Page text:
The Absence of Evidence for the Association of Three Identified Single Nucleotide Polymorphisms With Japanese Type 2 Diabetes
Resistin is a novel polypeptide specifically secreted from adipocytes, and its serum levels are increased in obese diabetic mice. Resistin antagonizes insulin and could account for insulin resistance. To determine whether there are single nucleotide polymorphisms (SNPs) in the resistin gene associated with type 2 diabetes, sequences for 24 Japanese type 2 diabetic patients were initially analyzed using PCR direct sequencing. Three SNPs were found in the introns, but none were present in the coding regions. The allele frequencies of genomic −167C>T, +157C>T, and +299G>A in 99 Japanese control subjects were determined to be 3.5, 6.6, and 39.4%, respectively. In each pair of these SNPs, linkage disequilibria were found between either −167C>T and +299G>A or +157C>T and +299G>A. A linkage disequilibrium was also detected among −167C>T, +157C>T, and +299G>A, and only four of the eight possible haplotypes defined by these SNPs were found. A comparison of the frequencies of these SNPs and haplotypes between 99 type 2 diabetes and 99 control subjects revealed no evidence for any association. These identified SNPs, which were in linkage disequilibrium, represent potentially useful tools for searching for their association with specific phenotypes of diabetes.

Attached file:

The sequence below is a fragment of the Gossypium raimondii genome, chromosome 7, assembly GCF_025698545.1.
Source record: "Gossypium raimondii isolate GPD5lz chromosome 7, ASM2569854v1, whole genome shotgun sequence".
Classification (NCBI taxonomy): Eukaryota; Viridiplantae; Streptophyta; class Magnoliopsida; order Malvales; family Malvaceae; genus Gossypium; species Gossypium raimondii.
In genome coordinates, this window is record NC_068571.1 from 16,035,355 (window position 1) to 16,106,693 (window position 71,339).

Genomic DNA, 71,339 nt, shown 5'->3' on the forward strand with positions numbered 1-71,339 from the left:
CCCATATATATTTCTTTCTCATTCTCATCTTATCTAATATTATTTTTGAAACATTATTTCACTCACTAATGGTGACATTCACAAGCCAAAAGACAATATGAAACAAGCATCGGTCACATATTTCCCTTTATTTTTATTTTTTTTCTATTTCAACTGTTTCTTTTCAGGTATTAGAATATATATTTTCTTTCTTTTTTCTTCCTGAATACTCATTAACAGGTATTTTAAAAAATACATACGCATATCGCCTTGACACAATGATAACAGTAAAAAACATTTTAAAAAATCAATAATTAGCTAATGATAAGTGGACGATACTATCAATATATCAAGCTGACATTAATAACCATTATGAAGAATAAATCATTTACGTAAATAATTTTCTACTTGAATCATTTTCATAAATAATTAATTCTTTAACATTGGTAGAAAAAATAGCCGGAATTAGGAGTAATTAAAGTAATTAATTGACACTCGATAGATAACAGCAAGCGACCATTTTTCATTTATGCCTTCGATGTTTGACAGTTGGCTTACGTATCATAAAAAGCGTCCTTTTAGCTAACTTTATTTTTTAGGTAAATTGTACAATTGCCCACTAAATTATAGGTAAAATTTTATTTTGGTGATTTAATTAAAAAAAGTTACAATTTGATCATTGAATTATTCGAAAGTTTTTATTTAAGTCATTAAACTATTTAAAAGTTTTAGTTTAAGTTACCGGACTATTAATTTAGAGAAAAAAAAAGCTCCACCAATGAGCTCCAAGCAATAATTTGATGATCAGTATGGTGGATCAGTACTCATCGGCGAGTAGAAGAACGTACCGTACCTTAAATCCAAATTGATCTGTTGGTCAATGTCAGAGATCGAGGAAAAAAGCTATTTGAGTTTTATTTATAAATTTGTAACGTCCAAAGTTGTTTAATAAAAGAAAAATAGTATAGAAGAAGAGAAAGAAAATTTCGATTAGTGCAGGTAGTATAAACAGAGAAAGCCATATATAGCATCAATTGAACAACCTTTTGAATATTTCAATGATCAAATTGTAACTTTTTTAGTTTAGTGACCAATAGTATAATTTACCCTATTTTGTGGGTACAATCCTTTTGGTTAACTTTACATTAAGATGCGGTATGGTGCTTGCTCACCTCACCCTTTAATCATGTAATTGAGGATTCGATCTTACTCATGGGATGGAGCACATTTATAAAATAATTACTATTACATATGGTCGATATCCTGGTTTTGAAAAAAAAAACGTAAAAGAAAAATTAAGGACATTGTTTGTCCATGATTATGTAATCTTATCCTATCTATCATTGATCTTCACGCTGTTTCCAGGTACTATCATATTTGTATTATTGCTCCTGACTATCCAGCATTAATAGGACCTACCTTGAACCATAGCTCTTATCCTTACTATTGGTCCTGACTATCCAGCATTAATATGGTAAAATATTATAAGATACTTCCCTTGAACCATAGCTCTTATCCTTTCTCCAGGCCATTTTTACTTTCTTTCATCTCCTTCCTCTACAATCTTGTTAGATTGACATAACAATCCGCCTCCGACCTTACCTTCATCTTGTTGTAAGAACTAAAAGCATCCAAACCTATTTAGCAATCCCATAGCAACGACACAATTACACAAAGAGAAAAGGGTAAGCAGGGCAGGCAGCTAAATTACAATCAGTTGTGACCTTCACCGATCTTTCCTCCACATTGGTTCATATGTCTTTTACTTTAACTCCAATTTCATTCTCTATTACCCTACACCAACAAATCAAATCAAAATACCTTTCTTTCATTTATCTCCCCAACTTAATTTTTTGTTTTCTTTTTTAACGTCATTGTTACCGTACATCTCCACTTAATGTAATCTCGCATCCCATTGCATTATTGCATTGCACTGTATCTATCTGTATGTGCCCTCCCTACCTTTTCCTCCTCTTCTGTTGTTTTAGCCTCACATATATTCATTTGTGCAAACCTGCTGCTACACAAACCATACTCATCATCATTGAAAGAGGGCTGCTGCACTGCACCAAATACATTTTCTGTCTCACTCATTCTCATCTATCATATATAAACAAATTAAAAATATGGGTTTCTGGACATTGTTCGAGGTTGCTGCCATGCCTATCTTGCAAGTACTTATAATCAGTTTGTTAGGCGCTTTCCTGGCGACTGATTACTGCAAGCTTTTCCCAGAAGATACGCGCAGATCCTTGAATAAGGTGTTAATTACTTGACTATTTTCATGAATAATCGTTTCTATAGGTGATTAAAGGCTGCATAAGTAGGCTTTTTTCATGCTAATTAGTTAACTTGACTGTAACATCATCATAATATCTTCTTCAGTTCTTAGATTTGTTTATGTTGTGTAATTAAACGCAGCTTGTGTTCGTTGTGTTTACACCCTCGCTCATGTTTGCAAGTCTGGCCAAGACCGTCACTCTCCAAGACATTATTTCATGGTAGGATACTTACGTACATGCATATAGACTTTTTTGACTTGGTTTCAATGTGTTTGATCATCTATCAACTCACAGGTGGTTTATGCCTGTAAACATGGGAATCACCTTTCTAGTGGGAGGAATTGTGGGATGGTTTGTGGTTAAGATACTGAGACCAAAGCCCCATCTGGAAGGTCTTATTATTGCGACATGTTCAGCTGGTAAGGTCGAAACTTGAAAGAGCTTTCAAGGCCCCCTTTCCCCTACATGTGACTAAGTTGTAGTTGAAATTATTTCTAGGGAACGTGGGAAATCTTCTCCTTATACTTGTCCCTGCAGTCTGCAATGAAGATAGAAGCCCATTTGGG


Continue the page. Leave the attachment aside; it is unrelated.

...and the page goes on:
Address correspondence and reprint requests to Dr. H. Osawa, Department of Laboratory Medicine Ehime University School of Medicine, Shigenobu, Ehime 791-0295, Japan. E-mail:.
Received for publication 29 August 2001 and accepted in revised form 19 November 2001.
PPAR-γ, peroxisome proliferator–activated receptor-γ; RELM, resistin-like molecule; SNP, single nucleotide polymorphism.